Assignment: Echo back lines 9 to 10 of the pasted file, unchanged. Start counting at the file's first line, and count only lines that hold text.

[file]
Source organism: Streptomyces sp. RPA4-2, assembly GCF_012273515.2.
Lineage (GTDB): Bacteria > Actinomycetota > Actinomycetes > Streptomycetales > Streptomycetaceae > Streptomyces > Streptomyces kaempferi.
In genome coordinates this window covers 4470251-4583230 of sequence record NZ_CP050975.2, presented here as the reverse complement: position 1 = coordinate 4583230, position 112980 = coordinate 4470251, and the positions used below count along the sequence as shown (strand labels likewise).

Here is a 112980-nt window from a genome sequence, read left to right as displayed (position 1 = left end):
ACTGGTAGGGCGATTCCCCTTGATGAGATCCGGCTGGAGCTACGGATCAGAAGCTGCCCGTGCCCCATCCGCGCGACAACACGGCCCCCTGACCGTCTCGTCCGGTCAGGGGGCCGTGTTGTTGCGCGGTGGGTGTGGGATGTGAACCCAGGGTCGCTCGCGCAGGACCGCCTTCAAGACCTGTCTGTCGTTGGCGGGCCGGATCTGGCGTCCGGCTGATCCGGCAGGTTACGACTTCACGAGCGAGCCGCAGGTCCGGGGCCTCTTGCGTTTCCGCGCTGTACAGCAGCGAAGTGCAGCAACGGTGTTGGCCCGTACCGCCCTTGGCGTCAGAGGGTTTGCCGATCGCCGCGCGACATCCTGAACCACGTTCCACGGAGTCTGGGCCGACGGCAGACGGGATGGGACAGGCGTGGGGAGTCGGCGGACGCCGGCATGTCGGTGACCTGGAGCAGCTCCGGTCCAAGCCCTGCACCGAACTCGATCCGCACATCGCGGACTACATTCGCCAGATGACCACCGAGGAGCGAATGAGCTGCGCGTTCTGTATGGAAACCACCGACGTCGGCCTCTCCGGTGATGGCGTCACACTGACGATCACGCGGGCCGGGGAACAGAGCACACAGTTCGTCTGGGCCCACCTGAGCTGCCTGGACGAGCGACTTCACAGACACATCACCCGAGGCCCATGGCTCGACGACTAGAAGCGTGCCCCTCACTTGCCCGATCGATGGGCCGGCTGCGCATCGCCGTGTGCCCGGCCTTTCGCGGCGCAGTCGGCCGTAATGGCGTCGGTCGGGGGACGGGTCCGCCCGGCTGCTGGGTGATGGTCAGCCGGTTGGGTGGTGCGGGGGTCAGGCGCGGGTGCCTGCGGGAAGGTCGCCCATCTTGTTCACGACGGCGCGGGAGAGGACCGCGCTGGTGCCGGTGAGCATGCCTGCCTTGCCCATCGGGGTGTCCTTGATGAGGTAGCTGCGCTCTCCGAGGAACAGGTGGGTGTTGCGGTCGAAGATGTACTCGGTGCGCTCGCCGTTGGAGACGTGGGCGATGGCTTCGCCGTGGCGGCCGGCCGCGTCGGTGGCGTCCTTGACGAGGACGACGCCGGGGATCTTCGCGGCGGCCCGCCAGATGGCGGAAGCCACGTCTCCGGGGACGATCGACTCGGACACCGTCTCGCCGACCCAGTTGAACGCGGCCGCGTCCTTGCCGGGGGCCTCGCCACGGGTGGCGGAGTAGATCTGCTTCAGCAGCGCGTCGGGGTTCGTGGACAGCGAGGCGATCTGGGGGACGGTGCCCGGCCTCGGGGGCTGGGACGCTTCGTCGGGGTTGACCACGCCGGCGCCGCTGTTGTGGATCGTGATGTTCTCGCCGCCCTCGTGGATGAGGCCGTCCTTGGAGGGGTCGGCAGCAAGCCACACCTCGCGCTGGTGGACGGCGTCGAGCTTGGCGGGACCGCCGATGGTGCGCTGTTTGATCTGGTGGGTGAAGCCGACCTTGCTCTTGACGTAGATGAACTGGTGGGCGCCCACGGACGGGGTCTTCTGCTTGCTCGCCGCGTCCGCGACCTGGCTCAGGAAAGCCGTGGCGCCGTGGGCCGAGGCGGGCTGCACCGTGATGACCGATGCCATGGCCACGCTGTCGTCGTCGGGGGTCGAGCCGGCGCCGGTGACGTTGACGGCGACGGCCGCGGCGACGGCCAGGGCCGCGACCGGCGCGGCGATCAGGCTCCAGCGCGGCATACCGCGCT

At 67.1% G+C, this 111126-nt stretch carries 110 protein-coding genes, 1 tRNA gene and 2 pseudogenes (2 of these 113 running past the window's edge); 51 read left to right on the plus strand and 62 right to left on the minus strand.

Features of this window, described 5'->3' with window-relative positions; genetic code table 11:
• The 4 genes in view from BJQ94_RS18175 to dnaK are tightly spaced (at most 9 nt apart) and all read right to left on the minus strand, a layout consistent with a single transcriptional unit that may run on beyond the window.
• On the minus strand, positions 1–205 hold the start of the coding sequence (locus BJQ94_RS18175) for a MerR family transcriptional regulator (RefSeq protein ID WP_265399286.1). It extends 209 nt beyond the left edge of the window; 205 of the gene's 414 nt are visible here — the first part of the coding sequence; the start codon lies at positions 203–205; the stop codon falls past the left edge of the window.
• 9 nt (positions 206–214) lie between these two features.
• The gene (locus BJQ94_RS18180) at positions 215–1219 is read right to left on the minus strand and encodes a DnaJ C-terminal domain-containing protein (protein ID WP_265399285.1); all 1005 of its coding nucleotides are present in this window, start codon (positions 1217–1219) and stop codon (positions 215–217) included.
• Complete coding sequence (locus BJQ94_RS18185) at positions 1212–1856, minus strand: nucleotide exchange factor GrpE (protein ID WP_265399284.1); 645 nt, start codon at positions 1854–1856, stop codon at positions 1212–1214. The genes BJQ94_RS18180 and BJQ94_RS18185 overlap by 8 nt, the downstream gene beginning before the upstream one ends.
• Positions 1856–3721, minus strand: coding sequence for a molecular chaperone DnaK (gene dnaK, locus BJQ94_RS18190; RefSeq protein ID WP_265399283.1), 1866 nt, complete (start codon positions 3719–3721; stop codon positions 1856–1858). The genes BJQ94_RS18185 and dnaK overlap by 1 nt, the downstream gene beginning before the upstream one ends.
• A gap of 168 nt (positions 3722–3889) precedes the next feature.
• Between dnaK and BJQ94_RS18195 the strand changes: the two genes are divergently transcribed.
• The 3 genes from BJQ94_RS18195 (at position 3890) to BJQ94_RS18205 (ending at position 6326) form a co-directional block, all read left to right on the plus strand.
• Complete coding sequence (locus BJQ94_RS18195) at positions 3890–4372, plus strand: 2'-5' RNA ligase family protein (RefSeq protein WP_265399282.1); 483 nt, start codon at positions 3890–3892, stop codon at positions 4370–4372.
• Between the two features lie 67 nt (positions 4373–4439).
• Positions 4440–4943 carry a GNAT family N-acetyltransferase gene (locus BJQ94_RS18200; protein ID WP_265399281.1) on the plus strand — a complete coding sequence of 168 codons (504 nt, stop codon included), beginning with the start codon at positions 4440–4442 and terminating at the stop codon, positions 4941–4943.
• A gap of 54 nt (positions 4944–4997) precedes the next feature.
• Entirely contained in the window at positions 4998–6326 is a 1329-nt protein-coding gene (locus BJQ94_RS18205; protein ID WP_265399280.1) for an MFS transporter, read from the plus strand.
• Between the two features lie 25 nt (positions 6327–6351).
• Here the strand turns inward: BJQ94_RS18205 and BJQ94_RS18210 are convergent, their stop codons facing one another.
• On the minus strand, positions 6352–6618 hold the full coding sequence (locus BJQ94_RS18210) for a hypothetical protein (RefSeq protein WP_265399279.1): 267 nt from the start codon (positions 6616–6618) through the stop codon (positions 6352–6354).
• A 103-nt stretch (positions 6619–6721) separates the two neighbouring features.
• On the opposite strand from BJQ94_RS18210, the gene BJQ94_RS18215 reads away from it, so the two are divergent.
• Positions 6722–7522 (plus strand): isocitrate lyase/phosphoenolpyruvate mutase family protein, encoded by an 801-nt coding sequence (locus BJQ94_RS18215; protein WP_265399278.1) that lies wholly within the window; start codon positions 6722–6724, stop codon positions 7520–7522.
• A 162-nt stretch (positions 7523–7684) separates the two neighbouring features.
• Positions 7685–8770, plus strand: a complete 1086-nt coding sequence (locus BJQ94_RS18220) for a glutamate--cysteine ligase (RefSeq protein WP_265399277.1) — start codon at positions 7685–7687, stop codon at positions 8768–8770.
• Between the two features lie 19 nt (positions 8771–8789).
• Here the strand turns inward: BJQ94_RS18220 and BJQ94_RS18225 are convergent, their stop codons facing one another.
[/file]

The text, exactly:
• On the minus strand, positions 1–205 hold the start of the coding sequence (locus BJQ94_RS18175) for a MerR family transcriptional regulator (RefSeq protein ID WP_265399286.1). It extends 209 nt beyond the left edge of the window; 205 of the gene's 414 nt are visible here — the first part of the coding sequence; the start codon lies at positions 203–205; the stop codon falls past the left edge of the window.
• 9 nt (positions 206–214) lie between these two features.